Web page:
The interrogating light beam is directed at a well in a manner to achieve total internal reflection at a ligand array wall of a well so that an evanescent field is generated in the plane of the ligands immobilized on the interior face of the ligand array wall of partition 20. Binding events between analytes in the sample in the well and the immobilized ligands on the wall cause localized variations in the polarization of the light beam which can then be imaged (or scanned) by an imaging (scanning) system as illustrated in FIG. 4.

Referring now to FIG. 4 in conjunction with FIGS. 1 through 3C, in order to achieve total internal reflection (TIR) for imaging the pattern of binding events on a wall of a well in the array of wells of FIGS. 3A-3C, the indices of refraction of the materials as well as the angle between the transmission surface and the TIR surface is important because TIR cannot occur unless the following equation is satisfied:
sin(A)*√{square root over (n 2 2 −n 1 2 sin2(B))}−cos(A)*n 1 sin(B)≧n 3
where A is the angle between the transmission surface contacting air and the TIR surface contacting the sample, B is the incidence angle of the light in air, n1 is the index of refraction of air, n2 is the index of refraction of the transparent material of the plate and n3 is the index of refraction of the sample (water, blood, urine, etc.). This formula simplifies dramatically if the wall of the well is normal to the bottom of the plate since then A=90° and the second term in the above equation vanishes. The resulting equation becomes:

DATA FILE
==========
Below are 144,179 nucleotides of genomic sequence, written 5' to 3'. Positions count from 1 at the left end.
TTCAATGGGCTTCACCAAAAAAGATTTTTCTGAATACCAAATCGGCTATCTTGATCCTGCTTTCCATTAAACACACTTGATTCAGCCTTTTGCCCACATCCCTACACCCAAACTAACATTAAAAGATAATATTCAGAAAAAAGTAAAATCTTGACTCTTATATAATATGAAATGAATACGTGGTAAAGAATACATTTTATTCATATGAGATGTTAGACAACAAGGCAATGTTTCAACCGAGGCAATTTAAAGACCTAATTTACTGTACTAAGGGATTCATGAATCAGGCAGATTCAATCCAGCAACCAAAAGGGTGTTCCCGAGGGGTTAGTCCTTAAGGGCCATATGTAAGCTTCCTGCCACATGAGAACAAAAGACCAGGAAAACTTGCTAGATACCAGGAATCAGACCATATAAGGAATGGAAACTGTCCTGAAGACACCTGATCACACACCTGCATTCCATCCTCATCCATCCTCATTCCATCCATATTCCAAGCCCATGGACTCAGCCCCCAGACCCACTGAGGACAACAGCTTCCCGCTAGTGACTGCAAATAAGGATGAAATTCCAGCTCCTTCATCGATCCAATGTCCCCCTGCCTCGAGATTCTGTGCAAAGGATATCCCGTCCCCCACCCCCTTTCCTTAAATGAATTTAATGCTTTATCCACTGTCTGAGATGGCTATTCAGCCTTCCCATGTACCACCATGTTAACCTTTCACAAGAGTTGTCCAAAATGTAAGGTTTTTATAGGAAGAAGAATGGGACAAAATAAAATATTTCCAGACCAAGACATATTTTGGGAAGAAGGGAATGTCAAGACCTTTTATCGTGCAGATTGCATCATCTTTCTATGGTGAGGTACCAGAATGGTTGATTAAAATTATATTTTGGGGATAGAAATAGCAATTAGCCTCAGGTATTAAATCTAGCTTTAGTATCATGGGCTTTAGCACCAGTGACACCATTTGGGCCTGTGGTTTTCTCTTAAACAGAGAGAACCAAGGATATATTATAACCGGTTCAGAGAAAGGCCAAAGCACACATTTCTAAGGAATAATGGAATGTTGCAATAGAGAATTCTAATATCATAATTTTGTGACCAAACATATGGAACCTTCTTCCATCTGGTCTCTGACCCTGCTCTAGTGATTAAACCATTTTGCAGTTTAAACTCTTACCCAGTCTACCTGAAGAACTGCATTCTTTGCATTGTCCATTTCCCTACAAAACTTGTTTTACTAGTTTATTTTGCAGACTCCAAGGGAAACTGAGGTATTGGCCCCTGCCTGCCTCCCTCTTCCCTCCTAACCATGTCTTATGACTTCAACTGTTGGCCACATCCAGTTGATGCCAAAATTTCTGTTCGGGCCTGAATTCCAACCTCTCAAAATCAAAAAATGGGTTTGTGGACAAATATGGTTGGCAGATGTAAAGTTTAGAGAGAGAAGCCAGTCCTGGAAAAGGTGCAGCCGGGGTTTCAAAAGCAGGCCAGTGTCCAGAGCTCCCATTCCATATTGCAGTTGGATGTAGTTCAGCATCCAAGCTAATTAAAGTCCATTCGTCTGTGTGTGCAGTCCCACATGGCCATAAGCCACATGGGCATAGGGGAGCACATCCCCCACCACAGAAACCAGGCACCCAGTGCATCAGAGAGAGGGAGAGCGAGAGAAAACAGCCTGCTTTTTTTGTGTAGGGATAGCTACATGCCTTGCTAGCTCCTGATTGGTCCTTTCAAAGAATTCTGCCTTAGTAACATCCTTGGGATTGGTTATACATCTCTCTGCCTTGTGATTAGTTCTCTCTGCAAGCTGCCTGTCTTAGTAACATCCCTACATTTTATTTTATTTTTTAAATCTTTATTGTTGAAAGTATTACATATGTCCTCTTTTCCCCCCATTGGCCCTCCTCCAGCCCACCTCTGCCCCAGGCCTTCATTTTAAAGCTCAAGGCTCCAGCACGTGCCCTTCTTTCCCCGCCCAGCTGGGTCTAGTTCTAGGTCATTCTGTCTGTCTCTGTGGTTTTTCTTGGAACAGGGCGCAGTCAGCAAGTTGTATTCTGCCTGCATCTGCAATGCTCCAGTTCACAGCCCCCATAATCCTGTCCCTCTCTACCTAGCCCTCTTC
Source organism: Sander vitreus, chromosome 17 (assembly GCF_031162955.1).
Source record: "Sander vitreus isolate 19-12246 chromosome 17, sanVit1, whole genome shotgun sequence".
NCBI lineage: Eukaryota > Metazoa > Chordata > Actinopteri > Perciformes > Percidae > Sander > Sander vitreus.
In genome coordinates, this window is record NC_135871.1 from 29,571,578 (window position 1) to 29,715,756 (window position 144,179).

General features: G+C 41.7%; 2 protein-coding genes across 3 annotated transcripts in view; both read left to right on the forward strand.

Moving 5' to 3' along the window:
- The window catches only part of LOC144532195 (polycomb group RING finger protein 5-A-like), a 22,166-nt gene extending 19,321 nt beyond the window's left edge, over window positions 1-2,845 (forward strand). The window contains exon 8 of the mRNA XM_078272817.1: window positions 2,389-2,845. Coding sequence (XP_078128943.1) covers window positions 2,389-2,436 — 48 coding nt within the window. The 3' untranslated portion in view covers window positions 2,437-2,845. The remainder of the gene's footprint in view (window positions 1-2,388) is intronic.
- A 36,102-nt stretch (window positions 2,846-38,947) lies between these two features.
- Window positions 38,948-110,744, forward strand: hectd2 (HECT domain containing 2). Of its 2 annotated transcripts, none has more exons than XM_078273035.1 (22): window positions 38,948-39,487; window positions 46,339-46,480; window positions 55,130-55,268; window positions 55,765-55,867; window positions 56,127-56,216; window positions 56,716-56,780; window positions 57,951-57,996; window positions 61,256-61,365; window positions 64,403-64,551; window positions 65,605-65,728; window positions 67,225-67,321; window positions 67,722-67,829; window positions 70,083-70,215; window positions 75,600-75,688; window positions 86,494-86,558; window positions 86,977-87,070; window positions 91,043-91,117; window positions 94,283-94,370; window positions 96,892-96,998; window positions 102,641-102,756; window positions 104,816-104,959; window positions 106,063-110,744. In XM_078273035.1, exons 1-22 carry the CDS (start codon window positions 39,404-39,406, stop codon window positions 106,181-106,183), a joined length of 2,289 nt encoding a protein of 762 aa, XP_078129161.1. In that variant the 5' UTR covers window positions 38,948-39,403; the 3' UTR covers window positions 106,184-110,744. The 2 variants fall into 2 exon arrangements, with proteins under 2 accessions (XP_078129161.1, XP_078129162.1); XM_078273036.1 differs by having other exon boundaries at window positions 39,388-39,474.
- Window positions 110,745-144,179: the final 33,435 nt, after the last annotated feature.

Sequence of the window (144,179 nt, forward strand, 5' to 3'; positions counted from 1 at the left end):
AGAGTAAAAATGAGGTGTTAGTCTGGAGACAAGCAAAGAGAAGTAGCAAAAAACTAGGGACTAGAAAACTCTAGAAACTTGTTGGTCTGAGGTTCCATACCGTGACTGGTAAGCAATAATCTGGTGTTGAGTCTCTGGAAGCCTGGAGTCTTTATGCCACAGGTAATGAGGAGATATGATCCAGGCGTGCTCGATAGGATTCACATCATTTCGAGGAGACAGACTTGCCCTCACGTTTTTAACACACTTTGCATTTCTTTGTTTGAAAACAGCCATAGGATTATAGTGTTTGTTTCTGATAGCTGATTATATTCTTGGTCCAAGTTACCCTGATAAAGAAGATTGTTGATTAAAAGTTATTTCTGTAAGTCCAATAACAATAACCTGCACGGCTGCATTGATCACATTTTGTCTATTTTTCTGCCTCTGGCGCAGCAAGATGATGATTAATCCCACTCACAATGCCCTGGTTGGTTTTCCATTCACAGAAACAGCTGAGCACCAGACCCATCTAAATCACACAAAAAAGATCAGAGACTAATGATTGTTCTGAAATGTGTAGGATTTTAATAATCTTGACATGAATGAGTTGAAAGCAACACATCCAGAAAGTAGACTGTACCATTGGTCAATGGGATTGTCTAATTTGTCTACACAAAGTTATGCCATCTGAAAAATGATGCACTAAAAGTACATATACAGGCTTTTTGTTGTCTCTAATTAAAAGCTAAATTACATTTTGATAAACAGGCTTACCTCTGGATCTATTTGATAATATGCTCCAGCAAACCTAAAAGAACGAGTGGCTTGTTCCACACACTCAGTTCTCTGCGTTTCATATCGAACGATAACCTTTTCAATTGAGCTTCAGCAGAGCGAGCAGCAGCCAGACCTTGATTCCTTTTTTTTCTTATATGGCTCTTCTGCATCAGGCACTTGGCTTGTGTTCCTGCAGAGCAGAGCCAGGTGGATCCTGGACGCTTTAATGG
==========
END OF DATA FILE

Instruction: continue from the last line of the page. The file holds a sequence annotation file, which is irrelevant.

sin ( B ) 1 n 1 × n 2 2 - n 3 2

In one embodiment compatible with current multiwell plate technology, individual wells of the plate are spaced according to Ansi/SBS standards (4.5 mm center to center for 384 well plates and 9 mm center to center for 96 well plates). The plate is shown in FIG. 3A. Although the spacing of the wells is true to standard, the thickness of the separation between wells is greater in this particular embodiment. In fact, there is a minimum wall thickness in one dimension to allow total internal reflection to occur at precisely the critical angle from the side wall and this minimum wall thickness depends on the index of refraction of the plate, the index of refraction of the material inside the wells during a measurement, and the height of the wells. The formula for wall thickness is the following:

t h n 2 2 - n 3 2 n 3
where t is the wall thickness, h is the well height, n2 is the index of refraction of the plate, and n3 is the index of refraction of the (sample) material inside the well during measurement. For example, for plastic plates having a refractive index of 1.46, a well height of 10.67 mm, which is a typical well depth of standard plates, and a liquid sample having a refractive index of 1.34, the minimum wall thickness is about 4.62 mm, achievable for the 9 mm spacing between wells on a 96 well plate. Additionally, TIR would work for a refractive index below 1.34 for the sample material since the same angle would be in the TIR region. For polystyrene plates having a refractive index of 1.55 and the same liquid sample, the minimum thickness would be about 6.20 mm if imaging is needed all the way to the TIR angle although this is not strictly necessary.